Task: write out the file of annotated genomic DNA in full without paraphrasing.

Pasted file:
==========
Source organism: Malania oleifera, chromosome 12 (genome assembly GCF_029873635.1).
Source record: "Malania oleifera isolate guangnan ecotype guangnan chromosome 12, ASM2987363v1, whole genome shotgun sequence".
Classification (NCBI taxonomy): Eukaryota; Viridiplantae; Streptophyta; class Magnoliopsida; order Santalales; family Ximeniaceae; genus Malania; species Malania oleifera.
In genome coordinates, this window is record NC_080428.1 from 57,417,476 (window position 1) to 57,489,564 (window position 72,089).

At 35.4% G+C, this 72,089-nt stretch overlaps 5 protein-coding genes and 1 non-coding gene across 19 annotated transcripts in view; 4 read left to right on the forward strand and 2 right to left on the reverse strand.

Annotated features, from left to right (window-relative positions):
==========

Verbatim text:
Source organism: Malania oleifera, chromosome 12 (genome assembly GCF_029873635.1).
Source record: "Malania oleifera isolate guangnan ecotype guangnan chromosome 12, ASM2987363v1, whole genome shotgun sequence".
Classification (NCBI taxonomy): Eukaryota; Viridiplantae; Streptophyta; class Magnoliopsida; order Santalales; family Ximeniaceae; genus Malania; species Malania oleifera.
In genome coordinates, this window is record NC_080428.1 from 57,417,476 (window position 1) to 57,489,564 (window position 72,089).

At 35.4% G+C, this 72,089-nt stretch overlaps 5 protein-coding genes and 1 non-coding gene across 19 annotated transcripts in view; 4 read left to right on the forward strand and 2 right to left on the reverse strand.

Annotated features, from left to right (window-relative positions):